Ina Annette, Rock Candy Mountain, Utah

Ina Agnes Annett (1901 - 1990)

Rock Candy Mountain, Utah, 1931

watercolor

9 x 13 inches

Retail Price $1,450

Sale Price $1.250

 

Influenced by her association with Georgia O’Keefe, Ina Annett (Annette)  (1901 – 1990) embraced modernism in her portrayals of the American Southwest.  She is listed in many publications, including Women Artists of the American West.  In this depiction of the southern Utah geological feature made famous by Wallace Stegner’s autobiographical novel Big Rock Candy Mountain, Annett employs semi-abstraction and deft brushwork to create a flowing, almost sinuous portrayal.

Wulf Barsch, utah artists, utah prints, David Dee Fine Arts

Wulf Barsch (1943 - )

untitled, 1986

lithograph (framed)

22 x 20 inches

Retail Price $400

Holiday Sale $300

Hopi Katzinas, woodblock print

Gustave Baumann (1881 - 1971)

Hopi Katzinas, 1925

Color woodblock print, 38/120, First Printing

12.25 x 13.25 inches

Signed in pencil and titled with artist's hand-in-heart ink stamp

Retail Price $19,500

Holiday Sale Price $18,500

 

"From his first years in New Mexico, Baumann was interested in traditional Pueblo and Hopi dolls and figurines, whose craftsmanship and childish delight combined with deep cultural significance in ways the artist found enchanting.  He collected them avidly and became knowledgeable about their forms, decorations, and meanings.  Among those he collected were the popular Kachina dolls, the representations of deified ancestral spirits (also called Kachinas) the Hopis believe periodically visit and effect our world.  In Hopi rituals conceived to summon these spirits encourage their intercession - particularly for beneficial weather and bountiful hunts and harvest - dancers impersonate the Kachinas with vivid symbolic costumes and by performing specific dance steps.  Traditionally during these ceremonies Kachina dolls are presented to the children.  Carved from cottonwood roots to the children.  Carved from cottonwood roots or branches, the dolls are gaily painted and decorated with buckskin, horsehair, and feathers. 

 

The first woodcut representing Baumann's budding doll collection was Strangers from Hopi Land created around 1920.  Judging from the number of times he submitted it for exhibition, he was proud of this print.  A more ambitious piece, Hopi Katzina suggests how extensive the artist's collection of dolls had become by about 1925, and how the artist delighted in their every detail.  The composition is simple and uncluttered, so as not to detract from the dolls' splendid ornamentation.  The technical complexity of this print is outstanding, with its myriad colors and intricate designs.  This woodcut precisely reproduces the artist's oil painting, now at the Museum of New Mexico, which is titled on the canvas "Pasatiempo."  Like the artists of Santa Fe who organized and celebrated the annual Pasatiempo fiesta, Baumann's Kachinas assemble for their own festival, circling around to watch the performance of a troupe of acrobats.  The gather dolls seem to come alive, interacting with each other, taking on human characteristics, and appearing to express their delight in the performance.  A childlike tendency to humanize these playthings is common in Baumann's prints of dolls and toys and reflects something of the artist's character. "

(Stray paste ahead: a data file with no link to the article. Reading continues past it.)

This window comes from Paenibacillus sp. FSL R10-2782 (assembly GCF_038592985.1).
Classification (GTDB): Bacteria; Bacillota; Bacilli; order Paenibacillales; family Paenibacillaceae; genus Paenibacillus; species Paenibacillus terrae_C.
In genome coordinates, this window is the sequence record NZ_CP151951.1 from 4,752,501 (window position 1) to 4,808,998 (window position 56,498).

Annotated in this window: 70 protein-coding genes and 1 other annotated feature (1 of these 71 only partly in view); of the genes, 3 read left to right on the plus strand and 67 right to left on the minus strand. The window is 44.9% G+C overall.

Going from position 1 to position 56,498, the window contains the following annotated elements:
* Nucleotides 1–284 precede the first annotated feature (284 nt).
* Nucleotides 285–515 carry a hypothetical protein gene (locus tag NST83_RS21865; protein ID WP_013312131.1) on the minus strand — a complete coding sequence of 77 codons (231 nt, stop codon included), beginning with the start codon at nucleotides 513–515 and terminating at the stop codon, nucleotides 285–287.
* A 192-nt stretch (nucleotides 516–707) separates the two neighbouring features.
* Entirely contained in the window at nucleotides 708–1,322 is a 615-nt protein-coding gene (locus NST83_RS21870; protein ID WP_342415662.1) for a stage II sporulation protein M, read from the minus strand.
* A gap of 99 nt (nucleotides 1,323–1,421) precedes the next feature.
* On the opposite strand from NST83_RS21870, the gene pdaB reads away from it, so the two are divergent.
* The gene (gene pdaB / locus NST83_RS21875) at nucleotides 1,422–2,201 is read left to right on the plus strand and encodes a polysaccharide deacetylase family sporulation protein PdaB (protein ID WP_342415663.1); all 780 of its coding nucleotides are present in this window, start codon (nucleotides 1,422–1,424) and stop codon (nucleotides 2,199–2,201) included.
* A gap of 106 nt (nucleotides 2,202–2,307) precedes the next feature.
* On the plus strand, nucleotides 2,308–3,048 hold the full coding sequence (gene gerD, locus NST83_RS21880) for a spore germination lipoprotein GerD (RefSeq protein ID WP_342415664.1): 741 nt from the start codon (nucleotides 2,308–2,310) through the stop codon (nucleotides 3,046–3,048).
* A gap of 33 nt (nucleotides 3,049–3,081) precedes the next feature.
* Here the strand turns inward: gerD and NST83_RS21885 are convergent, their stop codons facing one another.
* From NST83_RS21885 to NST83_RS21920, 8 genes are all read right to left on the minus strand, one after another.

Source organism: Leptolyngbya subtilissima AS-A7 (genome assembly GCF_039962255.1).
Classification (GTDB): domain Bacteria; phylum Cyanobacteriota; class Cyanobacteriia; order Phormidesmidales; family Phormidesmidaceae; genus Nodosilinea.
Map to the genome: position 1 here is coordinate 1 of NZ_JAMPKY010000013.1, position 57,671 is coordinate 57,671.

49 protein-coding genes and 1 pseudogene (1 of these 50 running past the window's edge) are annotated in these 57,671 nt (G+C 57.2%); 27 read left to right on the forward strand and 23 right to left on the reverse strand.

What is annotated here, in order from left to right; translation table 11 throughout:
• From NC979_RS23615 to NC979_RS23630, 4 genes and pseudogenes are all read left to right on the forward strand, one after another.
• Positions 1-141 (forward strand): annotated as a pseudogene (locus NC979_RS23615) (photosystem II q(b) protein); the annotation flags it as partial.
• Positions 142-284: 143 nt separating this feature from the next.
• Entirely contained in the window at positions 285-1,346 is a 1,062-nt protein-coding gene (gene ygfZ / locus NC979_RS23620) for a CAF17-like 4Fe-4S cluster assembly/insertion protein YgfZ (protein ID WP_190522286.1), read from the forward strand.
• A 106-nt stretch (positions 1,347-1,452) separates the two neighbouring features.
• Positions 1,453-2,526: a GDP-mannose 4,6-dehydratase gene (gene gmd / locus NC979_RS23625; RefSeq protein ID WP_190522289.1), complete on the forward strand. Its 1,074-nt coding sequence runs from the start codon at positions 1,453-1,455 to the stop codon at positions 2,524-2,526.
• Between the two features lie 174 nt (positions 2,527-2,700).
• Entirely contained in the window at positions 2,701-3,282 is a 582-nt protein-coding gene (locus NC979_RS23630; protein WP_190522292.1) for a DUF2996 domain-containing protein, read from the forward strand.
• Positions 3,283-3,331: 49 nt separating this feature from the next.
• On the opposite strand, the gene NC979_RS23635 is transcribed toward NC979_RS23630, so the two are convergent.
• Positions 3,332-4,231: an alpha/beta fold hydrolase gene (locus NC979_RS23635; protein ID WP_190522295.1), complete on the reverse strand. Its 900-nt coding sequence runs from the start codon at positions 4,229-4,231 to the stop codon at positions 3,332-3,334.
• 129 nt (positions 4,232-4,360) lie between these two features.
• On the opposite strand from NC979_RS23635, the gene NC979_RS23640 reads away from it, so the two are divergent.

Source: Guatave Baumann Nearer to Art

 

Conrad Buff, Utah, undated 11 x 15 inches Oil on Canvas, Signed and dated lower right

Conrad Buff (1886-1975)

Utah, undated
11 x 15 inches
Oil on Canvas
Signed and dated lower right

Retail Price $5,000

Holiday Sale $3,000

Conrad Buff, California artist, David Dee Fine Arts

Conrad Buff (1886-1975) 

Zion, 1931

lithograph

12.50 x 17.25 inches

Retail Price $5,000

Holiday Sale $3,500

G. Russell Case, utah landscape

G. Russell Case (1966 - )

untitled (red rock landscape with cattle)

Watercolor

22 x 29.50 inches

Retail Price $5,000

Holiday Sale Price $3,500

Lee Deffebach, utah women artists, utah artists, David Dee Fine Arts

Lee Deffebach (1928-2005)

Thoughts of Cario #2, 1999

acrylic on canvas

30 x 24 inches

Retail Price $5,000

Holiday Sale Price $3,500

 

A 1960 review in The Village Voice praised the works in Lee Deffebach's one-woman show, saying that "The best thing happening on 10th Street now is Lee Deffebach's work at Camino.  The colors are lyric, jazzy, loud.  It's a deep breath of fresth air after the conscious naivete, the Oh-shucks earnestness filling most of the galleries."  Deffebach, trained at the University of Utah, joined Alice Neel, Elaine deKooning, and others in the vibrant 10th Street gallery community that thrived in the late 1950s and early 60s.  

Lee Deffebach (1928-2005)

Untitled, 1965

18 x 23 inches

Collage

signed lower left

Retail Price $ 1,500

Holiday Sale Price $1,450

 

 

The Volkswagen bug and bus were not only ubiquitous in American marketing but they are now iconic symbols of the 1960s.  Deffebach staggers the vehicles to create the illusion of space in the composition but she leaves her own mark by incorporating oil paint.  Her swatches of color are limited but serve to give the work balance and focus the viewer’s eye on the vehicles.